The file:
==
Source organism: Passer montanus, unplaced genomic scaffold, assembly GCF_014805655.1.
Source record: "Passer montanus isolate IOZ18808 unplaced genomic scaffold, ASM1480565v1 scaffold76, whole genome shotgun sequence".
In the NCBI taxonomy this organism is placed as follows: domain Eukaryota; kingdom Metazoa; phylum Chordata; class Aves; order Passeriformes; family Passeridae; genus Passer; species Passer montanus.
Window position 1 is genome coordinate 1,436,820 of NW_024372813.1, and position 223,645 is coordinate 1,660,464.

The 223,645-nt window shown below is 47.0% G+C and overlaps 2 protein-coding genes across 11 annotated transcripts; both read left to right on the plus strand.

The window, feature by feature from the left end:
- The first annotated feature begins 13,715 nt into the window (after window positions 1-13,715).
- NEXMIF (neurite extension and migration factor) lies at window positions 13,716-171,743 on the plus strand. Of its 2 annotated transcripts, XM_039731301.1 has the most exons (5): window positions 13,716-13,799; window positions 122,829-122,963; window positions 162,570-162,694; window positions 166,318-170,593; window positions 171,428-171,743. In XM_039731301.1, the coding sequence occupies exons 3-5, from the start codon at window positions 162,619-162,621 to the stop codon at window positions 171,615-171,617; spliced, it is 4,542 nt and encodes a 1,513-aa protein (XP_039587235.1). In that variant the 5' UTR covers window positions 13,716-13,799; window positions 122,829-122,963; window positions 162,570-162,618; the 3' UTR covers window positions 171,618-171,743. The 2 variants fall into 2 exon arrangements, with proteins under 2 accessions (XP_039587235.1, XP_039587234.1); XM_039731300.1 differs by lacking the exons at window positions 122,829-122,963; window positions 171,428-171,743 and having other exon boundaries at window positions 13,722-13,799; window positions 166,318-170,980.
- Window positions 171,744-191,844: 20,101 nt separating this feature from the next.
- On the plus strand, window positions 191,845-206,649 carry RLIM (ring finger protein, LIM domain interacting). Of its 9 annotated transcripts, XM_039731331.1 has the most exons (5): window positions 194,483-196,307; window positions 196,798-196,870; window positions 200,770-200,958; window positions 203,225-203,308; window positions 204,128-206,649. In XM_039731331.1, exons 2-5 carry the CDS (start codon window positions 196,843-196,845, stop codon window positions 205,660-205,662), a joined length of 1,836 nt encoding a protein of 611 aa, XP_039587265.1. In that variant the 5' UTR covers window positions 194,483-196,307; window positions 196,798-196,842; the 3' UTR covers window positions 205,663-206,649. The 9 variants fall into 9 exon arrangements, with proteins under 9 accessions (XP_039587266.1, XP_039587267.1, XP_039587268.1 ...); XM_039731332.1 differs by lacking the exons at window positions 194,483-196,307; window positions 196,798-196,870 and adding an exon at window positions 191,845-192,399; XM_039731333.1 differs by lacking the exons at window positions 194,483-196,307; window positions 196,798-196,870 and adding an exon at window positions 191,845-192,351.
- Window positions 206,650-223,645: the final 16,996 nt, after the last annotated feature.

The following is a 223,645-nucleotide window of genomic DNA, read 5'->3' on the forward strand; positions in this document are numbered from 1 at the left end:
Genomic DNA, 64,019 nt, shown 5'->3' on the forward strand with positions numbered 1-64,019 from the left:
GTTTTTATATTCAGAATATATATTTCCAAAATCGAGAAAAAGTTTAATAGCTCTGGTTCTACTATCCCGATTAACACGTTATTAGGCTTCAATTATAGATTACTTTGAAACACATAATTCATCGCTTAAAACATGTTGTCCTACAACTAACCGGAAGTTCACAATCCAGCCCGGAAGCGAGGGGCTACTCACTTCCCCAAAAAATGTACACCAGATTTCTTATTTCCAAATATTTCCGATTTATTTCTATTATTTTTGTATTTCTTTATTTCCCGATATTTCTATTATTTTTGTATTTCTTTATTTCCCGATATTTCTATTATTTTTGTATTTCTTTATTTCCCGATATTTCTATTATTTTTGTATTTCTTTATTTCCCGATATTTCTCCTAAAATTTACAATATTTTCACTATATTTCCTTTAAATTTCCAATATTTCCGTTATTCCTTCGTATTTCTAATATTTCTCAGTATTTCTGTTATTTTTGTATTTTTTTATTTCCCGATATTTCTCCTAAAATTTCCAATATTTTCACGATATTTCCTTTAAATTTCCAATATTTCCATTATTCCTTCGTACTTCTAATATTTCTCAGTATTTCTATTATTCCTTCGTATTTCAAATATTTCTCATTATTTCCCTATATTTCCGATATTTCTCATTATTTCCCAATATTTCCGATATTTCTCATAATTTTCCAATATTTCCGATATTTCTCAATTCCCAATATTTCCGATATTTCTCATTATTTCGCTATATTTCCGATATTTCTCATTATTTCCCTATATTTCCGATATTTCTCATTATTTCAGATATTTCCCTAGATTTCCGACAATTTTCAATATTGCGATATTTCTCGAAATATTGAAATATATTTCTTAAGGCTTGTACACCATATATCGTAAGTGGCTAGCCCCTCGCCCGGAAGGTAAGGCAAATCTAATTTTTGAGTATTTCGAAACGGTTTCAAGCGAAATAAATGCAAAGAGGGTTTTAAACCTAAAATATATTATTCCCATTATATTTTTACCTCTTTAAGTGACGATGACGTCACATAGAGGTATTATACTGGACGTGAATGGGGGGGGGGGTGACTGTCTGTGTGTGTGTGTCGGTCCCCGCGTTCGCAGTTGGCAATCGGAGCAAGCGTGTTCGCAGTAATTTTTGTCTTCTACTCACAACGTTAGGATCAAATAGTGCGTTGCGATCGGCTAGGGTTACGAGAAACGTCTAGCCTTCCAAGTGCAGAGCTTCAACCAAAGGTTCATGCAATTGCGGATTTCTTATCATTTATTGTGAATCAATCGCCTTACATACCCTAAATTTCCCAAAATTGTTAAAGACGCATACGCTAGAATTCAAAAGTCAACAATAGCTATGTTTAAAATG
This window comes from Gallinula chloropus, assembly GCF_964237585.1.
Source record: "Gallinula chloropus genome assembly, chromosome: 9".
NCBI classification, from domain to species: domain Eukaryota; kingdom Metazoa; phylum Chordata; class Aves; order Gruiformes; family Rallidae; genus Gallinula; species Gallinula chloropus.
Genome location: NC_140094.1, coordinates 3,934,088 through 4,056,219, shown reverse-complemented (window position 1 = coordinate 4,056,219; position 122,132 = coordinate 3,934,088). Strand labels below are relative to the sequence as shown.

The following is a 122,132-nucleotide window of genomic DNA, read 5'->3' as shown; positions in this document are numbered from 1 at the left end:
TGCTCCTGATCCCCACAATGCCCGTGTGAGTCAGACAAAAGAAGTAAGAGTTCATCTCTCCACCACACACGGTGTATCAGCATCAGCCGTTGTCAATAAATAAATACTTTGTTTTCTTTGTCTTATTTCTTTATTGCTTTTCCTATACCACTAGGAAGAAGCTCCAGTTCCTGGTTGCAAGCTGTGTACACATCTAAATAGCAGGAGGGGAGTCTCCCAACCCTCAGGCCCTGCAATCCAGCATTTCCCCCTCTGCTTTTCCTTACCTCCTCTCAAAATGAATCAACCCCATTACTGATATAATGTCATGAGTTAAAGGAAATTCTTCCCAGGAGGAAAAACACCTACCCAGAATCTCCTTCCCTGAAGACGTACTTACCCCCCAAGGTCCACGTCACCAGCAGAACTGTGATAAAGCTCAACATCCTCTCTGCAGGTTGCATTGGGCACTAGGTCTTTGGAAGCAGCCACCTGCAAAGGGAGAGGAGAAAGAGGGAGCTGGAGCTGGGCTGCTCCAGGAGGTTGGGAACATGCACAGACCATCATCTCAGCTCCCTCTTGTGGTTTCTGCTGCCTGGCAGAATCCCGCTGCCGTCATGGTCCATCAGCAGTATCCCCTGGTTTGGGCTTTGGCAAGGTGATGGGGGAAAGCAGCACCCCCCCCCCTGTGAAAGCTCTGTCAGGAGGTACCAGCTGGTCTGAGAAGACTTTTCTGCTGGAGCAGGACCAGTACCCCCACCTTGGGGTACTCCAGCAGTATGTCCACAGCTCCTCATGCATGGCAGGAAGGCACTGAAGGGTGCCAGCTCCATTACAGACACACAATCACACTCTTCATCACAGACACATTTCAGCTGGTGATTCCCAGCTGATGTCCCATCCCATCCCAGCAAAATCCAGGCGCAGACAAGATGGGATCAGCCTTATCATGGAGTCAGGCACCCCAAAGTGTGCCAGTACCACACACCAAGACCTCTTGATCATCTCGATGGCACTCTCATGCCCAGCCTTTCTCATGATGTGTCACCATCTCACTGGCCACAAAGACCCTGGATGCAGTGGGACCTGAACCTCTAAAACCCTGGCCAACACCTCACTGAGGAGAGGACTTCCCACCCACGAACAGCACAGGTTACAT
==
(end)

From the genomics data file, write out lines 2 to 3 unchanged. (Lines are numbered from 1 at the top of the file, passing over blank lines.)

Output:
Source record: "Passer montanus isolate IOZ18808 unplaced genomic scaffold, ASM1480565v1 scaffold76, whole genome shotgun sequence".
In the NCBI taxonomy this organism is placed as follows: domain Eukaryota; kingdom Metazoa; phylum Chordata; class Aves; order Passeriformes; family Passeridae; genus Passer; species Passer montanus.